We are developing the social individualist meta-context for the future. From the very serious to the extremely frivolous... lets see what is on the mind of the Samizdata people.

Samizdata, derived from Samizdat /n. - a system of clandestine publication of banned literature in the USSR [Russ.,= self-publishing house]

Some fallacies will never die

“SNP MSP claims border with England would ‘create jobs'”, writes Tom Gordon in the Herald.

AN SNP candidate has claimed that a new a trade border between Scotland and England resulting from independence could “create jobs”, despite the impact on business.

South Scotland MSP Emma Harper, who is challenging a Tory incumbent in Galloway & West Dumfries, was accused of spouting “half-witted nonsense” after the comment.

Speaking to ITV Border, Ms Harper criticised Boris Johnson for creating a Brexit hard border down the Irish Sea despite previous assurances it wouldn’t happen.

Asked “so why add another one here?”, she replied: “If a border will work, we can show that a border will work, there are issues that have been brought to my attention that show that jobs can be created if a border is created.

Job creation for guards: sounds just the Scottish National Party’s style. Perhaps that is why they are so keen on the Hate Crime (Scotland) Bill. Think of the career opportunities for snoopers and informers!

23 comments to Some fallacies will never die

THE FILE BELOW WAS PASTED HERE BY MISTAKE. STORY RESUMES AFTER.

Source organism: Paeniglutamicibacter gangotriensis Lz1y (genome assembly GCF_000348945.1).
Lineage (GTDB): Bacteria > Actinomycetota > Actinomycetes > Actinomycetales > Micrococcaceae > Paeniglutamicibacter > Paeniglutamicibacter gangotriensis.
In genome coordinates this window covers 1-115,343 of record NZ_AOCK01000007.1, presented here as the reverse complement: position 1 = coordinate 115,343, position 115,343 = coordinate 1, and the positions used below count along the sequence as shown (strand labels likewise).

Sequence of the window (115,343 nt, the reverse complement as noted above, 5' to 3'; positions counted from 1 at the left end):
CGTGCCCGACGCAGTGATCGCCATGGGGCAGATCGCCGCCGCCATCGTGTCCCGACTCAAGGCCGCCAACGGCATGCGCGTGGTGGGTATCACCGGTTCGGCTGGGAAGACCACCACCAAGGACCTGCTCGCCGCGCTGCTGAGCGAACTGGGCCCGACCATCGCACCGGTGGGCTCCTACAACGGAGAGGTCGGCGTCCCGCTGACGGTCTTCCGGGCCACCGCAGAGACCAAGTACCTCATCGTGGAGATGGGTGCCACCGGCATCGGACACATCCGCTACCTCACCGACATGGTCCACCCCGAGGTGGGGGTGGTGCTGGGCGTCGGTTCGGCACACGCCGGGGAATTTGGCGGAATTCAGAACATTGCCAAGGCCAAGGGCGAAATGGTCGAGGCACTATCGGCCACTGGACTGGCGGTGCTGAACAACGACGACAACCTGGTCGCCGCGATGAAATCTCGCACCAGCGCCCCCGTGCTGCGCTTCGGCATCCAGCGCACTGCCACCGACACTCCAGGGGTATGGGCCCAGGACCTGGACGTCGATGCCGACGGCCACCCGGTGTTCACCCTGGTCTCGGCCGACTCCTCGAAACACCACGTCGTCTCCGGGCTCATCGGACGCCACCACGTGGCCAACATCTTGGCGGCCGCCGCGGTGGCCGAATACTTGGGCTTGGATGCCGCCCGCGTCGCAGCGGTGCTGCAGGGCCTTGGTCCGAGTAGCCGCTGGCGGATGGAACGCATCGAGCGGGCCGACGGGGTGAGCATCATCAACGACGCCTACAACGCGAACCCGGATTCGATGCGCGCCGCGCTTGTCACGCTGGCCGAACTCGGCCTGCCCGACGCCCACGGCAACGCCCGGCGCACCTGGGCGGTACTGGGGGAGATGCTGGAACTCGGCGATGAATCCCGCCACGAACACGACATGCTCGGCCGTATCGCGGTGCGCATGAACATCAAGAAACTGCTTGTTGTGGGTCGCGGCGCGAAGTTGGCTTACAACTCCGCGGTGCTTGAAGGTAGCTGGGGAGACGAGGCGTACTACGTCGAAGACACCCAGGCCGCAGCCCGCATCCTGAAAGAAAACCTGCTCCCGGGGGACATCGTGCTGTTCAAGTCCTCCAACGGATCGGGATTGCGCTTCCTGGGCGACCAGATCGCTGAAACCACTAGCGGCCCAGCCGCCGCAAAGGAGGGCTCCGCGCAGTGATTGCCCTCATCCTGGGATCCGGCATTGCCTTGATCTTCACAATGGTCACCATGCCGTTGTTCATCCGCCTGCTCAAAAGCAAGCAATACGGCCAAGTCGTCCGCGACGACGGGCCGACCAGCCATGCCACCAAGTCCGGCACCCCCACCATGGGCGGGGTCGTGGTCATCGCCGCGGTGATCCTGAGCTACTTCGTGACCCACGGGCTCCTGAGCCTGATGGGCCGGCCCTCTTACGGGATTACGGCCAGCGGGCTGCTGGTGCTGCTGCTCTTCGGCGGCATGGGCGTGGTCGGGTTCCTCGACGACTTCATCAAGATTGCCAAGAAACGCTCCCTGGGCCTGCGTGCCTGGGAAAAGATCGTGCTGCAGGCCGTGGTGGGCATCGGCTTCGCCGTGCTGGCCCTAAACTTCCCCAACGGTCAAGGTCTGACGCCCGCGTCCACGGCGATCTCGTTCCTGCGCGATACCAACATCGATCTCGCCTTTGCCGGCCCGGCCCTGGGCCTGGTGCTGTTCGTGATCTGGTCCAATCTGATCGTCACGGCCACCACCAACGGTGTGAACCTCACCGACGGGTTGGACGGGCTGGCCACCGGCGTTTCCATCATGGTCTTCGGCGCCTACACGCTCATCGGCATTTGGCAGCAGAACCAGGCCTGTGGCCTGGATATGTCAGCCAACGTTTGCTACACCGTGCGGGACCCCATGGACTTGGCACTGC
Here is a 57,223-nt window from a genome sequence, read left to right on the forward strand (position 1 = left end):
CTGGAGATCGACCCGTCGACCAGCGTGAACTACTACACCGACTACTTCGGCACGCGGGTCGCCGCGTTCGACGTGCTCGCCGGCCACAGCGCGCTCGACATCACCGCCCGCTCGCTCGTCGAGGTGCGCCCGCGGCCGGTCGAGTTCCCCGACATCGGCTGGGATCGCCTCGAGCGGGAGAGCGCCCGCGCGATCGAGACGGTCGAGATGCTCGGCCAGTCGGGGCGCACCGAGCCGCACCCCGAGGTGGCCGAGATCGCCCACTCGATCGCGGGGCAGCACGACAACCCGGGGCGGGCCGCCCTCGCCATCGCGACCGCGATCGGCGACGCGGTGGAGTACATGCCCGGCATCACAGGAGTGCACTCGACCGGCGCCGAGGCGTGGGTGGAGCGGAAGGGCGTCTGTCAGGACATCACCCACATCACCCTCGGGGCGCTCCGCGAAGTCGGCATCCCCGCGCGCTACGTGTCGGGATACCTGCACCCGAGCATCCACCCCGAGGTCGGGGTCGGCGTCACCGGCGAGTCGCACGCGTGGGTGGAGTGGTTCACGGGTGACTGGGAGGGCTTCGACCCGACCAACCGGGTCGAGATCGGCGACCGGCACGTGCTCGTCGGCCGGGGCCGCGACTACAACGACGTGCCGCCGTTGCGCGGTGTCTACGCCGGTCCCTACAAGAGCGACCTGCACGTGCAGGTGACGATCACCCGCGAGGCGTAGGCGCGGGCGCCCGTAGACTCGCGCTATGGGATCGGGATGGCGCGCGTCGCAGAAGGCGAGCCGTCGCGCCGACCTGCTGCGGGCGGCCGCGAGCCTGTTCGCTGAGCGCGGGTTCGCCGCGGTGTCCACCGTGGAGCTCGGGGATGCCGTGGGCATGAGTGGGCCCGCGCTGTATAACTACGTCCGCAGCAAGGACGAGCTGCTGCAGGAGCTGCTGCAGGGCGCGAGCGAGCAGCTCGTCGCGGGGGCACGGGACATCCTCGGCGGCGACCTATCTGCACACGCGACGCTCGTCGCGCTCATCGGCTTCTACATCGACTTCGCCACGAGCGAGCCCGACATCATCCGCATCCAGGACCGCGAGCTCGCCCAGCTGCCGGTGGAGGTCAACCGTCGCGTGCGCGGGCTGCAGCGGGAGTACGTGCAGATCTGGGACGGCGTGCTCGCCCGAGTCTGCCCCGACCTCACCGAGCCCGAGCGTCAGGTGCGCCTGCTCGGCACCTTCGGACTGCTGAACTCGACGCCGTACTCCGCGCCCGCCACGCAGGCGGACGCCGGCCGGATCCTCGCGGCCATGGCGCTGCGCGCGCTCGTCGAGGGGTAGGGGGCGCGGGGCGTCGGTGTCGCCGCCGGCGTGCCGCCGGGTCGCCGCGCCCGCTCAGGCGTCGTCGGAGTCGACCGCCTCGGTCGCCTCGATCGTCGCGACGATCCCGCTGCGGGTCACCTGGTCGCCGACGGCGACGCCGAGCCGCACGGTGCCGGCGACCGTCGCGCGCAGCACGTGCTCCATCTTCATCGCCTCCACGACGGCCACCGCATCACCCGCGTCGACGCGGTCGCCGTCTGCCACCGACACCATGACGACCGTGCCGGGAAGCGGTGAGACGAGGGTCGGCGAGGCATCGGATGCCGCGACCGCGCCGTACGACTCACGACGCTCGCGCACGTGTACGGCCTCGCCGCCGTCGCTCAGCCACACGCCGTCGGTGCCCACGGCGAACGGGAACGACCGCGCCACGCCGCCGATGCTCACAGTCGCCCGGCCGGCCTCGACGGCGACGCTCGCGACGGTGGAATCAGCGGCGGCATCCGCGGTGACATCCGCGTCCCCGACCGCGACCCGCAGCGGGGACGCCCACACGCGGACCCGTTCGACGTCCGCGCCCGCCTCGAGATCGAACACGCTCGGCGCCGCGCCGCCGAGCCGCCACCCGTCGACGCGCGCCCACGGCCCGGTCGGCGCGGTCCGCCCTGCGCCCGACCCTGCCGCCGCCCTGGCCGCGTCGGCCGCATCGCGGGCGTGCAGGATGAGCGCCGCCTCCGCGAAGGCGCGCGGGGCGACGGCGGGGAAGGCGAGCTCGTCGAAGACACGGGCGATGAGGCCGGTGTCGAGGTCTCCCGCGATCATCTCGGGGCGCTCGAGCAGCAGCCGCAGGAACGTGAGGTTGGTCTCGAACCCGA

• bobby b

    For a certain type of person, the creation of one government job in exchange for the loss of ten private jobs is a net gain.

    Sadly, people of that type seem to be in charge all over the world right now.

  • Phil B

    She may be right. Building a wall with guard towers (now where has that worked in the past?), laying minefields, barbed wire obstacles and savage guard dogs with their handlers will all provide massive job opportunities. Maintaining that lot will lead to lots of government contracts and lots of non jobs manning the wall to keep the Scots in their Socialist Utopia. We capitalists love only money so we lock up our money. Wee Jimmy Krankie loves her people so she locks up …????

    I have said it before but if they really, actually and truly want independence, then if they couch it in terms of “This is the breakup of the UK so the whole of the UK needs to vote” then I can’t see the majority of the English voting to keep the Union.

    Let them go their own way. They will still blame the English for everything for the next 2,000 years but at least we won’t be paying for it and subsidising them.

  • All very well for you sassenachs on the other side of Frau Sturgeon’s Anti-Fascist Protection rampart but we’ve got to live with the mad bint and the gerrymandered election going on (and on) up here until next Thursday. She’s been promising streets paved with gold to anybody who will listen, although quite where the money is going to come from if she gets her way on the IndyRef2 vote is anybody’s guess. The magic money tree, probably.

    Fortunately, even Wee Jimmy Krankie’s most rose tinted utterances aren’t carrying the polls at the moment and it’s likely that as in 2014 lots will think twice in the voting booths and opt for the status quo of “No”. Thank god.

    Last time Wee Eck could just about fudge the numbers with a bit of EU magic and the ever flowing spiggot of “Scotland’s Oil” to just about balance the books with a fair wind and a bit of Scottish Government sleight of hand. The blessed Nicola has neither the charisma nor anything like a decent economic argument to pull that off with IndyRef2 and her constant refrain that the EU will step in and fill the gap appears to be little more than a Hail Mary.